I preferred the evidence of Mr. Walton, because he is the Applicant’s treating Psychotherapist and he has been following her condition for four years. He knows her and her condition better than Dr. Wolf who only saw her twice for one hour assessments. Mr. Walton’s and Dr. Philip’s reports were more thorough and contained interviews from N.G. and B.B. Family interviews are a valuable source of information, especially for patients suffering from psychiatric disorders. It is even more valuable in this case, because the family members are the attendant care providers providing around the clock care. No one would know the Applicant’s condition better than them. Furthermore, in addition to treating the Applicant, Mr. Walton also treated N.G., so he would get a different perspective on the Applicant’s behaviour and her interactions with others.
The Applicant’s testimony as well as those from her mother and boyfriend, in addition to Mr. Walton and Dr. Miller’s reports, combined with the Applicant’s presentation at the hearing, paints a picture of a woman with severe psychiatric impairments whose mood is unpredictable due to her anxiety and depression. The Applicant requires prompting to eat and get out of bed on a daily basis. She also requires assistance in managing and driving to her appointments on time. Her meltdowns and nightmares are disruptive and unpredictable.
While Ms. Cottrell asserts the Applicant can call someone in these situations, I cannot see how someone with the Applicant’s psychiatric impairments could control herself effectively in order to call for help over the phone, especially if the Applicant wakes up in the middle of the night in a panicked state afraid she is going to die. If the Applicant were able to control her psychiatric state so well, she would not require supervisory attendant care at all. Furthermore, N.G., B.B., Mr. Walton and even the Applicant all agree, when the Applicant experiences these episodes, speaking to her does not help. Therefore, Ms. Cottrell’s idea of using the phone to call someone would not be effective during her night episodes.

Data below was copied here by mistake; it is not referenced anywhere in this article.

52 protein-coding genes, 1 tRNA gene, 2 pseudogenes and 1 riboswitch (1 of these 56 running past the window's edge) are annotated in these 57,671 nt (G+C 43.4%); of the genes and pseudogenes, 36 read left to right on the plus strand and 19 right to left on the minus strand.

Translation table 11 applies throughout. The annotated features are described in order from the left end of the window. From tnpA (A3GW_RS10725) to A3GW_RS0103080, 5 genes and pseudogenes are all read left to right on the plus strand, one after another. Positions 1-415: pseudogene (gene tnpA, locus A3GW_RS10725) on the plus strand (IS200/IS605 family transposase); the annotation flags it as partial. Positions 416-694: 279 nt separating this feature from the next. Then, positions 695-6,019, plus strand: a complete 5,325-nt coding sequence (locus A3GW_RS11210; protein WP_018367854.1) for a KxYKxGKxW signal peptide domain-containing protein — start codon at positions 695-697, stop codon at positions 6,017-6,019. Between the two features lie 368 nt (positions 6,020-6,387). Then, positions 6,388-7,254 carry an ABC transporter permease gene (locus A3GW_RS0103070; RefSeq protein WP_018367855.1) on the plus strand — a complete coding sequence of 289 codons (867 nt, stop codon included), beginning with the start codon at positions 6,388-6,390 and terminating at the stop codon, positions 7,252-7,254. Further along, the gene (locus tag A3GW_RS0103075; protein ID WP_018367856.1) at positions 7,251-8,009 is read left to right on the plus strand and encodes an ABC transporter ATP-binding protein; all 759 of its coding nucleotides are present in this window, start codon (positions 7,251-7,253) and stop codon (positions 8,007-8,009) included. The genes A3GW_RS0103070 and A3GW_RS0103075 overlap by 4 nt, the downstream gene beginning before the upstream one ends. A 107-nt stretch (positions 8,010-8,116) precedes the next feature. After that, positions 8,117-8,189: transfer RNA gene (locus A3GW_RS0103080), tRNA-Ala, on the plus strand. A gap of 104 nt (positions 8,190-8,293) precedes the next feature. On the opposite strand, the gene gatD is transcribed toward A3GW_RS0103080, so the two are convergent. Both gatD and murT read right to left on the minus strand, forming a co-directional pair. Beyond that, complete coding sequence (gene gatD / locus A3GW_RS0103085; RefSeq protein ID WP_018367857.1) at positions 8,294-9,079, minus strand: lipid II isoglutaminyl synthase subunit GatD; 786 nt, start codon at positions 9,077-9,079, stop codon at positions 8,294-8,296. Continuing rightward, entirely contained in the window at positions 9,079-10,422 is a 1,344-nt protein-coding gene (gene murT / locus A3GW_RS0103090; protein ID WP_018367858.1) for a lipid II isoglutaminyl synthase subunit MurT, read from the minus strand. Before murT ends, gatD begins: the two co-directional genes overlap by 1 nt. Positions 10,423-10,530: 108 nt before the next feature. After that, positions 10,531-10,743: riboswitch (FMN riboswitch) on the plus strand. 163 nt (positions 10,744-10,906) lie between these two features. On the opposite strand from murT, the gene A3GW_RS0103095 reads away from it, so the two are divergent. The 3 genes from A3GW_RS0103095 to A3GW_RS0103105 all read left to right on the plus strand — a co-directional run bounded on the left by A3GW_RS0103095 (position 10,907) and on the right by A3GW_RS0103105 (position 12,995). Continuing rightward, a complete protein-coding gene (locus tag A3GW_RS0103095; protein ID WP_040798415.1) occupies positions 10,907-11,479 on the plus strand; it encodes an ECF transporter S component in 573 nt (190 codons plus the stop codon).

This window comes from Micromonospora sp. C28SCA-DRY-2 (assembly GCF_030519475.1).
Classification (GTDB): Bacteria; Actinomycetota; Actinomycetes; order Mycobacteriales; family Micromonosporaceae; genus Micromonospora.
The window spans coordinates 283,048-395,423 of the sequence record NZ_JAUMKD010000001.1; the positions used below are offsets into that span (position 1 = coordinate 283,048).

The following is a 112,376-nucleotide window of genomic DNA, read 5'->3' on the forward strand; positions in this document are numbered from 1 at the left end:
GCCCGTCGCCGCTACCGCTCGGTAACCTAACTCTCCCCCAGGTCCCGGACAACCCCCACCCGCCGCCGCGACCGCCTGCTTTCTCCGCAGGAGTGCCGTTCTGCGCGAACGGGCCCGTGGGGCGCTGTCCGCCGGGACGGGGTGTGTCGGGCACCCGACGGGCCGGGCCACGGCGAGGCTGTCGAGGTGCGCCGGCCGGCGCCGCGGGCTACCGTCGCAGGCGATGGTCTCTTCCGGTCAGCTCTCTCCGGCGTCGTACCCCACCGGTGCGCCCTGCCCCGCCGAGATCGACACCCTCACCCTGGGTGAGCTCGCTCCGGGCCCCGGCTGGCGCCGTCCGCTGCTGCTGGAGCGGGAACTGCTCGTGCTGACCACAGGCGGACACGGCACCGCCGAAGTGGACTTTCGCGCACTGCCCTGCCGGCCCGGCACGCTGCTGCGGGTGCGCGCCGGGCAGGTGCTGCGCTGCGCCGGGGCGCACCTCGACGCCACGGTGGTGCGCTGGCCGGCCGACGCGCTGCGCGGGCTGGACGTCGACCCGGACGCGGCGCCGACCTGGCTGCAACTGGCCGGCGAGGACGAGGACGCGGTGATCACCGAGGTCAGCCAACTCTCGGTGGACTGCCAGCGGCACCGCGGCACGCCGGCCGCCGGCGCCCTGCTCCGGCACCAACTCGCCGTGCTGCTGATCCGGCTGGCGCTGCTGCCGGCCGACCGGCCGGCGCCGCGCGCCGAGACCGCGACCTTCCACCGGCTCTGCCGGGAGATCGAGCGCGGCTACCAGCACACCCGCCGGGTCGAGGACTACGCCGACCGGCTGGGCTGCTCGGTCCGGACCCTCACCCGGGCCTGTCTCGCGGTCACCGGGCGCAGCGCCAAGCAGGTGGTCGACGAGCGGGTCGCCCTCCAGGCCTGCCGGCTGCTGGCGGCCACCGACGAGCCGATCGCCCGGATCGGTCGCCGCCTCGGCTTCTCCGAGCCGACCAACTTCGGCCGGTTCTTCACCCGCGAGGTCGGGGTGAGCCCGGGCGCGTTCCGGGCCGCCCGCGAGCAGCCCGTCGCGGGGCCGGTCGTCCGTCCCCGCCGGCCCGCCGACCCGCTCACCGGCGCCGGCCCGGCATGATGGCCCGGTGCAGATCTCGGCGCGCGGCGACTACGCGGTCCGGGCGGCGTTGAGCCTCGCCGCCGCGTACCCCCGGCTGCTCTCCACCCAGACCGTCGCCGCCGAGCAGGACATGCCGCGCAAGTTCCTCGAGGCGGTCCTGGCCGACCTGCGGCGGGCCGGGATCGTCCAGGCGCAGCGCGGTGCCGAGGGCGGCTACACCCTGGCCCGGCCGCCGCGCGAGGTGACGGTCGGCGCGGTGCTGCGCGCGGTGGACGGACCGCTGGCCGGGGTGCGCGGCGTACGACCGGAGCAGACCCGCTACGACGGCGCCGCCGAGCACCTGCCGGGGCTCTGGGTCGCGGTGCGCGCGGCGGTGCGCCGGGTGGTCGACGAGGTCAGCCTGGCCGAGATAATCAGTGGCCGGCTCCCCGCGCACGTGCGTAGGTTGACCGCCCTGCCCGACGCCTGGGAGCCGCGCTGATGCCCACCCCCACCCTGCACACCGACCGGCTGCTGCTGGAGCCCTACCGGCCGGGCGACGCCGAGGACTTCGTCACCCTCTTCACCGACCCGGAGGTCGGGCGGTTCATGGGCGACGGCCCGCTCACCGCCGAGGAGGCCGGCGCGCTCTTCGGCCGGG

It is clear from the evidence the Applicant has extensive psychiatric impairments, which impact her functioning and ability to adapt to her environment. In fact, her psychological diagnoses support this. From immediately after the accident, the Applicant has been provided with around the clock attendant care by N.G. and B.B. Even with their care and support, the Applicant is still struggling. Everyone familiar with the extent of her conditions and the daily impacts of it, agree if the Applicant were not provided with around the clock supervisory attendant care, her condition would deteriorate. I agree.
Weighing the evidence as a whole, I find the Applicant requires around the clock supervisory attendant care as a result of her psychiatric impairments.
This decision is an outstanding validation that those with severe psychiatric impairment can and should receive around-the-clock care for supervisory purposes when necessary. We are thankful to the dedicated group of individuals who have supported B.D. over the years as including her family, care providers, and medical and rehabilitation providers.